Since college, I’ve moved around. I’ve lived everywhere from a pint-sized East Village dwelling where I became an expert in throwing drink coasters at mice, to a snowy mountaintop apartment in Maine where I routinely slept in a sweatshirt, hat and fleece pants (ugh). After the horror of sharing a bathroom with 20 people I didn’t know during my freshman and sophomore years, I made it a point, no matter where I was, to either live alone or with a two roommates at the most.
Even in Maine, where I would often go entire nights without seeing a soul (except the deer who would sometimes stare creepily through my living room windows), I reasoned that the loneliness was better than dealing with piles of other people’s dirty dishes or toothpaste spit in the bathroom sink.
Fast-forward to last October, where, for a multitude of life-changing reasons, I decided to move into a house in Colorado with six – yes, six – roommates. All of them women.
Oh. I was afraid.
I didn’t know any of these girls when I first signed the lease, and given my usual propensity to live solo, I can’t quite tell you why I ended up agreeing to the situation in the first place. Something in me just said: do this. Try it. So despite the grocery list of reservations I had, I decided to listen to my gut and moved in.
And thank God I did – because my mental health has never been better.
Whenever I describe my current situation (six women, two bathrooms, one kitchen) most people – especially men – stare at me in horror. How do you stand it? Their expressions ask. And even after I explain that it’s been a fantastic experience with little to no drama and only one or two cold showers every couple of months, their faces continue to stay stuck in a frozen grimace. I don’t believe you. That is too many people in one house.
In all honesty – it’s not. Especially when everyone takes care of their dishes and has specific household duties (taking out the trash, sweeping, cleaning the bathroom, etc). And then there’s the added bonus of always having someone around when you need to change a light bulb, transfer a ginormous spider outside, or simply vent your frustrations from a long day.
That’s probably the best part about living in a community – always having a loving, listening ear. When I lived alone, I could go for hours just stewing in my own emotional hell; over-thinking until I nauseated myself, or trying to stuff my feelings down with TLC marathons and chocolate covered pretzels. But these days, there’s always someone who asks me if I’m alright, if I need to talk, or to politely suggest that I put the peanut butter and the spoon down. We are each other’s therapists, sisters, mother figures…supporting one another when life is good and rallying together when it sucks.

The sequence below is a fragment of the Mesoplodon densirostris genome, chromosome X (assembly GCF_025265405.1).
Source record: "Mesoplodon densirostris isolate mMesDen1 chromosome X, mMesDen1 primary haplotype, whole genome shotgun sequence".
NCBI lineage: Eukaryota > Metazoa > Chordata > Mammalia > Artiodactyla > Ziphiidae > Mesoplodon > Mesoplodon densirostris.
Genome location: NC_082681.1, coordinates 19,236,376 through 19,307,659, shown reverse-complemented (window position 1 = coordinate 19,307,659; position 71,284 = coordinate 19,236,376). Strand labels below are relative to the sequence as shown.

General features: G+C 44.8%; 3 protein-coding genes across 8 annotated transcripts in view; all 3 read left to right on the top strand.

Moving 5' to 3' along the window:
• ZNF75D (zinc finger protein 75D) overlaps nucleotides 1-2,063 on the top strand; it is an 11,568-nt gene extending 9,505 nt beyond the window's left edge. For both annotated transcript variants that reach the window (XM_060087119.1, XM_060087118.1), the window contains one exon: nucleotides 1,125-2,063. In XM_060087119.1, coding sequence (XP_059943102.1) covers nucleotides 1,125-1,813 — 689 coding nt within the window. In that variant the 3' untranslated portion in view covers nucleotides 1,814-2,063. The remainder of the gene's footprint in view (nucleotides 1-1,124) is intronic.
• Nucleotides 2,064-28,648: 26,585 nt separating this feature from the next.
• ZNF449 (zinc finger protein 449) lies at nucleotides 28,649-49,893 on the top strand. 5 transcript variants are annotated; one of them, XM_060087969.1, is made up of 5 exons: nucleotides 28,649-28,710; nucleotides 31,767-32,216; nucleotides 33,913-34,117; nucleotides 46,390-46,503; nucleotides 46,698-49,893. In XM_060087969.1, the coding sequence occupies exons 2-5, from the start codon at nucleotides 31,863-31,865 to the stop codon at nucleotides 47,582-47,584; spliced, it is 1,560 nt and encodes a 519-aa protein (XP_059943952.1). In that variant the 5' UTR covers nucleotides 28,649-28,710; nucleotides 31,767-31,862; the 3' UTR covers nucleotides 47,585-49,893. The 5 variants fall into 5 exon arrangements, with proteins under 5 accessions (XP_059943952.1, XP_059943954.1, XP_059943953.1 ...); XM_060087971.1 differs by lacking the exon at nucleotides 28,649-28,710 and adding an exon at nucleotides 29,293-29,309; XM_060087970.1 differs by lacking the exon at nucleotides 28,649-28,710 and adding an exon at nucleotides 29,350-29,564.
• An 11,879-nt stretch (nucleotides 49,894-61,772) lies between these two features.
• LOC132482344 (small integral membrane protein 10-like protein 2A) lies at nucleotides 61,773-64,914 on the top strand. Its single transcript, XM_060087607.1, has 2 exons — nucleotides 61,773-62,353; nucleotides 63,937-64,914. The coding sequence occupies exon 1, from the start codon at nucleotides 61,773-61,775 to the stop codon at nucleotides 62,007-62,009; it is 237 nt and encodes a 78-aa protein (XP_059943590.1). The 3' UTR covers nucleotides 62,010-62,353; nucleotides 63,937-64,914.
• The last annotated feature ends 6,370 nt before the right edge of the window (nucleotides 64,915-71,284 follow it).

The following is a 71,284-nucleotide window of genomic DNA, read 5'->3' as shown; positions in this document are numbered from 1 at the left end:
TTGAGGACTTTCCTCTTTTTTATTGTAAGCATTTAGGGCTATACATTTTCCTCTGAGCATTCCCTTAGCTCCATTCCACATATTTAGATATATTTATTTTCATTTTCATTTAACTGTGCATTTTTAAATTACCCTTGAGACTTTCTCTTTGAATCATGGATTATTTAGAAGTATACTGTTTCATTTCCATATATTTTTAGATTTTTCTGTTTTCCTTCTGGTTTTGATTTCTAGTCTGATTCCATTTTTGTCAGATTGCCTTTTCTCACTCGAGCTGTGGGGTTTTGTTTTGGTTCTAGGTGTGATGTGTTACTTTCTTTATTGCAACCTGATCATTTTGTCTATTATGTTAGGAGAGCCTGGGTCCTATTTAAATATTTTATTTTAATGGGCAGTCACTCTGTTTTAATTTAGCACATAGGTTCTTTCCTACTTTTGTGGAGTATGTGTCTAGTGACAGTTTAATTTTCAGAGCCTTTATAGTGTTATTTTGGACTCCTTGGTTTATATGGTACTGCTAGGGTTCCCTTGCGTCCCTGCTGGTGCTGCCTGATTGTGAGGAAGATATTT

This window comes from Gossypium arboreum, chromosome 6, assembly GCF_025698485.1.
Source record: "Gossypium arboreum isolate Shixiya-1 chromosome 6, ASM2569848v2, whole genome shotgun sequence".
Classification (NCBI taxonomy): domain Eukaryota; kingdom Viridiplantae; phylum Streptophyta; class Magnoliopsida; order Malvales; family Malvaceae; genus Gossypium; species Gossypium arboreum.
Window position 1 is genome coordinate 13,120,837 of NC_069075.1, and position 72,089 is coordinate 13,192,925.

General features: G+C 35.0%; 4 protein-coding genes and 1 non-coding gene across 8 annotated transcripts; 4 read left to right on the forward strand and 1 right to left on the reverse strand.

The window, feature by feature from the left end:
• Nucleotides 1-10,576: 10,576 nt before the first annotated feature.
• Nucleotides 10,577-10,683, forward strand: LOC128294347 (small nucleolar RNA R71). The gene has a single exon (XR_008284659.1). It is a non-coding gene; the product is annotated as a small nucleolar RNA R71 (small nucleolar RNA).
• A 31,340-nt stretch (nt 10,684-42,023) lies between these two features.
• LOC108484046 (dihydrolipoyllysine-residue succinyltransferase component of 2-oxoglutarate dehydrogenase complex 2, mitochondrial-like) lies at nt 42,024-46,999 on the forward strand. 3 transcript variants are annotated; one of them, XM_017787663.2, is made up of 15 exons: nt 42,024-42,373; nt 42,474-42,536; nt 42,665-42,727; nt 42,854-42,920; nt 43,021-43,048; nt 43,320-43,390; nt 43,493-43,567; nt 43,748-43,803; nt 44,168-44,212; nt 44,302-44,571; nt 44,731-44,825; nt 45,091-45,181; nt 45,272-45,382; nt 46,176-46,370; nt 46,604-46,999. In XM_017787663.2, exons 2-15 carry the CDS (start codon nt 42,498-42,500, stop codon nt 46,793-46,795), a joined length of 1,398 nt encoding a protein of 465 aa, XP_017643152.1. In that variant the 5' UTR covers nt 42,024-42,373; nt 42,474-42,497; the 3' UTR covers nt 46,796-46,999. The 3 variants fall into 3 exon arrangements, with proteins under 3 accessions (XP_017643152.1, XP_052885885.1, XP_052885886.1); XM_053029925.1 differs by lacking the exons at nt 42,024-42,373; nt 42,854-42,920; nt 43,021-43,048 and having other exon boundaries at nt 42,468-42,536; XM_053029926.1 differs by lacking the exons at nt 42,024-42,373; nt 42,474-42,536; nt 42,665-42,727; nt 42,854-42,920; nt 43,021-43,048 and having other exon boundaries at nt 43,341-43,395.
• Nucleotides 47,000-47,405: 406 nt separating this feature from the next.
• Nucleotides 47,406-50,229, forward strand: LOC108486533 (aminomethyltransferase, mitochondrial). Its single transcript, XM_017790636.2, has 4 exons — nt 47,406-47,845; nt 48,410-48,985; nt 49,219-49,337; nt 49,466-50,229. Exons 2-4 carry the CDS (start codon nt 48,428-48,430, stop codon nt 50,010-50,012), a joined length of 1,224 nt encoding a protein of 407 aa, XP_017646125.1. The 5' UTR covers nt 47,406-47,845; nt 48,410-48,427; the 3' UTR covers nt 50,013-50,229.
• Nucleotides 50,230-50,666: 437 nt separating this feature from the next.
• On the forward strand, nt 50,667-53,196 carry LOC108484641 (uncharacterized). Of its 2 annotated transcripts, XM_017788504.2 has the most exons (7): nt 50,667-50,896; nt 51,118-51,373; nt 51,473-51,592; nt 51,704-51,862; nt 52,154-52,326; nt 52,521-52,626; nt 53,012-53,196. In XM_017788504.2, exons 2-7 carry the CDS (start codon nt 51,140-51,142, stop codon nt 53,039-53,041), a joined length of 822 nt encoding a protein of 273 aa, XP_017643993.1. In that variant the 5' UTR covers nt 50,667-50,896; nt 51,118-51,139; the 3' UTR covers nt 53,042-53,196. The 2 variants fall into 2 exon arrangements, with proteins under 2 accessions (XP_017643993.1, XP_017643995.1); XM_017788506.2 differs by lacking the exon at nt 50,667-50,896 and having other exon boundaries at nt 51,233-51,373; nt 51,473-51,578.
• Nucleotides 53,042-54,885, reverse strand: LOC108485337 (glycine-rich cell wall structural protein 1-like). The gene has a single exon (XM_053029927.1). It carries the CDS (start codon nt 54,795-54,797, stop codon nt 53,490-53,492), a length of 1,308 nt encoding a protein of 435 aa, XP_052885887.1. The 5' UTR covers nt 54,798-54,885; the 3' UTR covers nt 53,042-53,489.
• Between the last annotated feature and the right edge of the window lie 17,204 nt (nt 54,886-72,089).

Of course, we have our moments. No matter how congenial a group is, everyone has their own living style, and certain issues do find their way to surface. But the thing about community living is…non-violent communication is the only solution that works.
There’s no sense in getting into a screaming match with someone who’s going to be cooking dinner next to you in a few hours, or to get all passive aggressive and make the entire house suffer through awful, heavy energy. Living with people 24-7 makes it impossible to pretend everything is fine when it’s very obviously not. They’ll call you on it. And then they’ll force it out of you.
The way I interact with my roommates when someone does something that annoys me (like peeling off fruit stickers from apples and leaving them on the sink…why?!), has colored my interactions with everyone else in my life. I’m more patient, more open, and my ability to listen has improved tremendously. I no longer fear confrontation, and if you do something that bothers me (fruit stickers!!!), I will definitely let you know – in a way that facilitates cooperative conversation rather than an angry catfight.
Community living has turned me into a better, more conscientious person, but the reason this situation works is because of the people; if you’re going to try it, it’s essential that you’ve got the right group. Individuals who are empathetic, polite and communication-driven are much better than those who are stubborn, defensive and withdrawn. And know what you’re getting into before you get into it; sharing household duties and fridge space and agreeing on a set temperature and being honest – are all part of the game.
If you’re seeking a social and emotional expansion, living in a community may be just the thing to change your life – just make sure you invest in a good permanent marker…everyone’s milk looks the same.
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Last reviewed: By John M. Grohol, Psy.D. on 7 May 2013
Published on PsychCentral.com. All rights reserved.
Digiacinto, J. (2011). How Community Living Changed My Mental Health. Psych Central. Retrieved on December 21, 2014, from http://psychcentral.com/blog/archives/2011/02/16/how-community-living-changed-my-mental-health/